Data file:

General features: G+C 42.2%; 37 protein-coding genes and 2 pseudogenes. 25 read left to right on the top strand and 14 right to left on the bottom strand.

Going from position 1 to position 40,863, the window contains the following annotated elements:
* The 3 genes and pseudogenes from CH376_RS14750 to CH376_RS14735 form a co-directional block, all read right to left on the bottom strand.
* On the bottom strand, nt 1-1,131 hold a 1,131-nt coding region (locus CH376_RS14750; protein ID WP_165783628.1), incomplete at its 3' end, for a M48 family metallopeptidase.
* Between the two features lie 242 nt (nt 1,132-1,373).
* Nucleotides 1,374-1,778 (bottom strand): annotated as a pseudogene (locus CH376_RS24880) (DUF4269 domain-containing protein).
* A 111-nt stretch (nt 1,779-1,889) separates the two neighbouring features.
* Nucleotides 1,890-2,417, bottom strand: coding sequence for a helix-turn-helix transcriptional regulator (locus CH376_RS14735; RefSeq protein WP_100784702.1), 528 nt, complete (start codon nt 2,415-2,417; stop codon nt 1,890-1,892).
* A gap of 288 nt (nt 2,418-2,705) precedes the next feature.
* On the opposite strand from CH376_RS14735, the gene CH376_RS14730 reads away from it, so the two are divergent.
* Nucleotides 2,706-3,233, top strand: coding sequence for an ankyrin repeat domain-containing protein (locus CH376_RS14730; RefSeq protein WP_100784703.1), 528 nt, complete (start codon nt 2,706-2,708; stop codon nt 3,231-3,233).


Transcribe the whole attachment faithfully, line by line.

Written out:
General features: G+C 42.2%; 37 protein-coding genes and 2 pseudogenes. 25 read left to right on the top strand and 14 right to left on the bottom strand.

Going from position 1 to position 40,863, the window contains the following annotated elements:
* The 3 genes and pseudogenes from CH376_RS14750 to CH376_RS14735 form a co-directional block, all read right to left on the bottom strand.
* On the bottom strand, nt 1-1,131 hold a 1,131-nt coding region (locus CH376_RS14750; protein ID WP_165783628.1), incomplete at its 3' end, for a M48 family metallopeptidase.
* Between the two features lie 242 nt (nt 1,132-1,373).
* Nucleotides 1,374-1,778 (bottom strand): annotated as a pseudogene (locus CH376_RS24880) (DUF4269 domain-containing protein).
* A 111-nt stretch (nt 1,779-1,889) separates the two neighbouring features.
* Nucleotides 1,890-2,417, bottom strand: coding sequence for a helix-turn-helix transcriptional regulator (locus CH376_RS14735; RefSeq protein WP_100784702.1), 528 nt, complete (start codon nt 2,415-2,417; stop codon nt 1,890-1,892).
* A gap of 288 nt (nt 2,418-2,705) precedes the next feature.
* On the opposite strand from CH376_RS14735, the gene CH376_RS14730 reads away from it, so the two are divergent.
* Nucleotides 2,706-3,233, top strand: coding sequence for an ankyrin repeat domain-containing protein (locus CH376_RS14730; RefSeq protein WP_100784703.1), 528 nt, complete (start codon nt 2,706-2,708; stop codon nt 3,231-3,233).